In mathematics, a degenerate bilinear form f(x,y) on a vector space V is one such that for some non-zero x in V - f(x,y) = 0 for all y ∈ V.
A nondegenerate form is one that is not degenerate. That is, f is nondegenerate iff - f(x,y) = 0 for all y ∈ V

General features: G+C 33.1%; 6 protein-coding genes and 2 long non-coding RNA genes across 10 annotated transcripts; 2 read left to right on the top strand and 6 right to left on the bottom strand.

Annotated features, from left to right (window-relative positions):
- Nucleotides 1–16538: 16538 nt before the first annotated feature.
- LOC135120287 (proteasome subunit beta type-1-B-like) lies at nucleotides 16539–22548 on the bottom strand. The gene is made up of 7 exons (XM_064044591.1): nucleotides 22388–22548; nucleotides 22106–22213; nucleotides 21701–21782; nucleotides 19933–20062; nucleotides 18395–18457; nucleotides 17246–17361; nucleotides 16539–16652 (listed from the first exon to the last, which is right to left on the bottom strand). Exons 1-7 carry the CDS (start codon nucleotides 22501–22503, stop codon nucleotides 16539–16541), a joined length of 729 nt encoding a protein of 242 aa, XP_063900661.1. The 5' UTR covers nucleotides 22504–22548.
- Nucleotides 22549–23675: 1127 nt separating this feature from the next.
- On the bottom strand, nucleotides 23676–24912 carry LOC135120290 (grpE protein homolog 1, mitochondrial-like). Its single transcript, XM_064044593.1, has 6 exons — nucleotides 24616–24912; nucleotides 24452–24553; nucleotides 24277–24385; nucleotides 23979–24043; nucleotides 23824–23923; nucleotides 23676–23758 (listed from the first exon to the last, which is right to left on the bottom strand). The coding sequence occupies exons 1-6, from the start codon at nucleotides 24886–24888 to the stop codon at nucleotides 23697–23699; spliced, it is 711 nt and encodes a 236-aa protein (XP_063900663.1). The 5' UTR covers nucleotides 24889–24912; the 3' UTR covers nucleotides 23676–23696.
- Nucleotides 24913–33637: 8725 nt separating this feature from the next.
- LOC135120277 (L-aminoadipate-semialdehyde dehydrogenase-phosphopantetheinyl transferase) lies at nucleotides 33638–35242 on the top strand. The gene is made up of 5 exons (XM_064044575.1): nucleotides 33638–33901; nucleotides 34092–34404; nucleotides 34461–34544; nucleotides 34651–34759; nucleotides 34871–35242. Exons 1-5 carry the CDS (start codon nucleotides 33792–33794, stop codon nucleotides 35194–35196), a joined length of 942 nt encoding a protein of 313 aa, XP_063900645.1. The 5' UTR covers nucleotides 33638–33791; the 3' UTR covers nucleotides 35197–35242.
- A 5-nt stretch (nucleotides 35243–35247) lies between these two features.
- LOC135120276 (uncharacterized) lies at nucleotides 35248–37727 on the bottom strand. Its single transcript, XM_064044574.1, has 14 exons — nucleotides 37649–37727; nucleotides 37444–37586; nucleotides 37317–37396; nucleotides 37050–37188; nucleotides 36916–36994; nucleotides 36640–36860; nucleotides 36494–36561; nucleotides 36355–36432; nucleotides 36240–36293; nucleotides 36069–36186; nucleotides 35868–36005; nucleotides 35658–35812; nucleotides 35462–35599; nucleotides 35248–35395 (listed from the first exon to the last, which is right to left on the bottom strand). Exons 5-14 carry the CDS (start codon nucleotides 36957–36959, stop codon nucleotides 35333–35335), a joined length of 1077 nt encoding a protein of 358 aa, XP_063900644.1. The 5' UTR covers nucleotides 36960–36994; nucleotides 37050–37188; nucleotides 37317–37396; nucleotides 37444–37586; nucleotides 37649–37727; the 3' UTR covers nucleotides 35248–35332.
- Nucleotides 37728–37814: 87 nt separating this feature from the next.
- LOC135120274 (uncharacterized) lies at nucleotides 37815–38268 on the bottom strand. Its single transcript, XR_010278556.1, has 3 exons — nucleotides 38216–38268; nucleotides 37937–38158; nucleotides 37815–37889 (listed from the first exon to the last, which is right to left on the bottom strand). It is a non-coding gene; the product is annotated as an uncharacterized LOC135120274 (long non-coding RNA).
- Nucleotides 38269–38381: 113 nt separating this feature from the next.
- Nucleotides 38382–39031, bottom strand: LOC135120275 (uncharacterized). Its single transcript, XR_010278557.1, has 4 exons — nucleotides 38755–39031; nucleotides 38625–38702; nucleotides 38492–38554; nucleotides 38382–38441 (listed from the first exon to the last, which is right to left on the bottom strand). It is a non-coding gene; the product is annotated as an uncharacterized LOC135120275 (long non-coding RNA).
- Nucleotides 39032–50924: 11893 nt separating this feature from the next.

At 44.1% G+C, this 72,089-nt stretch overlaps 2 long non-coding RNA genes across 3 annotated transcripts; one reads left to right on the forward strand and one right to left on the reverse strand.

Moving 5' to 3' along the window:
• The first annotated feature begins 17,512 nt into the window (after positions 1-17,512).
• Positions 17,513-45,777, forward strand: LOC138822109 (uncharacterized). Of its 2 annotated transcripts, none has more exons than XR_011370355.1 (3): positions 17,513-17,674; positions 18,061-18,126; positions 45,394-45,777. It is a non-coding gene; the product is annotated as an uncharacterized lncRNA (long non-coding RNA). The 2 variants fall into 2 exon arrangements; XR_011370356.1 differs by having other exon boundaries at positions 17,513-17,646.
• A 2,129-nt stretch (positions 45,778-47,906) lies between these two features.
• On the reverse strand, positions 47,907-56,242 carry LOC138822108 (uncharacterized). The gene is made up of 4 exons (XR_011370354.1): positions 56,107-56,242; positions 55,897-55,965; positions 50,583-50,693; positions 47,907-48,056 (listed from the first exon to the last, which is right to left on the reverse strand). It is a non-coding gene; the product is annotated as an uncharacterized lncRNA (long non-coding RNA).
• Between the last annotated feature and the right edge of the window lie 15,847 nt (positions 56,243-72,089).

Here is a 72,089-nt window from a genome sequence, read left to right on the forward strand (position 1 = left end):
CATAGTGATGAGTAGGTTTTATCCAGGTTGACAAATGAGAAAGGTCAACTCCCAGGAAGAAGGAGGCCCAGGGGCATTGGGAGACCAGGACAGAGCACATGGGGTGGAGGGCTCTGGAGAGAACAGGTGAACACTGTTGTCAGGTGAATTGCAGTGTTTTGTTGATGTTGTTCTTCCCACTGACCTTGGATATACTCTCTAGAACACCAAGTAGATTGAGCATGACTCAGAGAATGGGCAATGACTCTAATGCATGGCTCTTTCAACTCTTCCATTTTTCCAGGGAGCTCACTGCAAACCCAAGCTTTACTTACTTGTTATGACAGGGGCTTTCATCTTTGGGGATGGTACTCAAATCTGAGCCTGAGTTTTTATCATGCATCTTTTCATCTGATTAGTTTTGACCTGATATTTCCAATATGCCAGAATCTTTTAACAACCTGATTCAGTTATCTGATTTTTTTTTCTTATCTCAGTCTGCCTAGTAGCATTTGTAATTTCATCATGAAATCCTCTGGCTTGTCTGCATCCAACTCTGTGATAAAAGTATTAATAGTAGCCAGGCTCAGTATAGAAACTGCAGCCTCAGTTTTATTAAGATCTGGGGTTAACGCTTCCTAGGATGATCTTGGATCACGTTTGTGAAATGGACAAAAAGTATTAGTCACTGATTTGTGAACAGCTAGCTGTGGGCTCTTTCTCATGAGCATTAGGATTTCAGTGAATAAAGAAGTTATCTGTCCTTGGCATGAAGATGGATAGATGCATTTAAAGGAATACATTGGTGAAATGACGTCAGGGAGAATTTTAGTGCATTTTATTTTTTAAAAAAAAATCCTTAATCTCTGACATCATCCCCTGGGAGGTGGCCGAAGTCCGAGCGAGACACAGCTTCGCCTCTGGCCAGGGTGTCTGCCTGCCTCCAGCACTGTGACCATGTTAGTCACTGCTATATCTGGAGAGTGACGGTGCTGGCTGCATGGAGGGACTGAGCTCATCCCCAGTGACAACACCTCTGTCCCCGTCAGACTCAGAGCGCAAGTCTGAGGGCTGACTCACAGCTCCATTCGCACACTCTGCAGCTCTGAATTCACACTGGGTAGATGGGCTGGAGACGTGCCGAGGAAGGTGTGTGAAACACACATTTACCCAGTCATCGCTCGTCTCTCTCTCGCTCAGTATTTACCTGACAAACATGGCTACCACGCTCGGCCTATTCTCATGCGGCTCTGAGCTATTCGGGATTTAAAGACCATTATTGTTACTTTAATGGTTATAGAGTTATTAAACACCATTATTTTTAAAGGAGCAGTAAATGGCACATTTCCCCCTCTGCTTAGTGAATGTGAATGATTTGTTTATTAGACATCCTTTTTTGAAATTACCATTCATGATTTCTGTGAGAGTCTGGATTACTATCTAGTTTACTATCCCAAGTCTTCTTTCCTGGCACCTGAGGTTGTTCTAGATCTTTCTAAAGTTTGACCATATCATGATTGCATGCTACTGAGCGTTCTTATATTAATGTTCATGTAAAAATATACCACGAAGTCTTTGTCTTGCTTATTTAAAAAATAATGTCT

implies that x = 0. If f vanishes identically on all vectors it is said to be totally degenerate. Given any bilinear form f on V the set of vectors forms a totally degenerate subspace of V. f is nondegenerate iff this subspace is trivial. If V is finite-dimensional then, relative to some basis for V, a bilinear form is degenerate iff the determinant of the associated matrix is zero. Likewise, a nondegenerate form is one for which the associated matrix is non-singular. These statements are independent of the chosen basis. Sometimes the words anisotropic, isotropic, totally isotropic and are used for nondegenerate, degenerate, totally degenerate respectively. Although definitions of these latter words can vary slightly between authors. |